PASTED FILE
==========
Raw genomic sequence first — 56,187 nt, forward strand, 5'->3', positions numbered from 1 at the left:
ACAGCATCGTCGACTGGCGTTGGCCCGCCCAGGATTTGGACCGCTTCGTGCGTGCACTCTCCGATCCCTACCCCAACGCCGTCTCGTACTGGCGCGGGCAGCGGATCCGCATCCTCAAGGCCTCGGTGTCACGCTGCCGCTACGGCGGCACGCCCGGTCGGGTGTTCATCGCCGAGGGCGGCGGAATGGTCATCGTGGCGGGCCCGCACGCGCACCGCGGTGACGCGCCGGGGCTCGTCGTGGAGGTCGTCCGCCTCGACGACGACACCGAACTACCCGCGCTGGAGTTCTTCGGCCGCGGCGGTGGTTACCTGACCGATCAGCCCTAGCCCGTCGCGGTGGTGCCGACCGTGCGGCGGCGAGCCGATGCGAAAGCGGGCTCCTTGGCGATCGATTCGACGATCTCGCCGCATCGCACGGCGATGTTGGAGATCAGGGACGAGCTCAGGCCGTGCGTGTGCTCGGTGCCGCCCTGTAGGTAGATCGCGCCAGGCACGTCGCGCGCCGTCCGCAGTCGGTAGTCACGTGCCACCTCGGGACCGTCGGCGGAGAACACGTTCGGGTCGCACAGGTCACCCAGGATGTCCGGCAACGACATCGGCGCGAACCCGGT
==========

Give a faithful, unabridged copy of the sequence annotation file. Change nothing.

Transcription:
Raw genomic sequence first — 56,187 nt, forward strand, 5'->3', positions numbered from 1 at the left:
ACAGCATCGTCGACTGGCGTTGGCCCGCCCAGGATTTGGACCGCTTCGTGCGTGCACTCTCCGATCCCTACCCCAACGCCGTCTCGTACTGGCGCGGGCAGCGGATCCGCATCCTCAAGGCCTCGGTGTCACGCTGCCGCTACGGCGGCACGCCCGGTCGGGTGTTCATCGCCGAGGGCGGCGGAATGGTCATCGTGGCGGGCCCGCACGCGCACCGCGGTGACGCGCCGGGGCTCGTCGTGGAGGTCGTCCGCCTCGACGACGACACCGAACTACCCGCGCTGGAGTTCTTCGGCCGCGGCGGTGGTTACCTGACCGATCAGCCCTAGCCCGTCGCGGTGGTGCCGACCGTGCGGCGGCGAGCCGATGCGAAAGCGGGCTCCTTGGCGATCGATTCGACGATCTCGCCGCATCGCACGGCGATGTTGGAGATCAGGGACGAGCTCAGGCCGTGCGTGTGCTCGGTGCCGCCCTGTAGGTAGATCGCGCCAGGCACGTCGCGCGCCGTCCGCAGTCGGTAGTCACGTGCCACCTCGGGACCGTCGGCGGAGAACACGTTCGGGTCGCACAGGTCACCCAGGATGTCCGGCAACGACATCGGCGCGAACCCGGT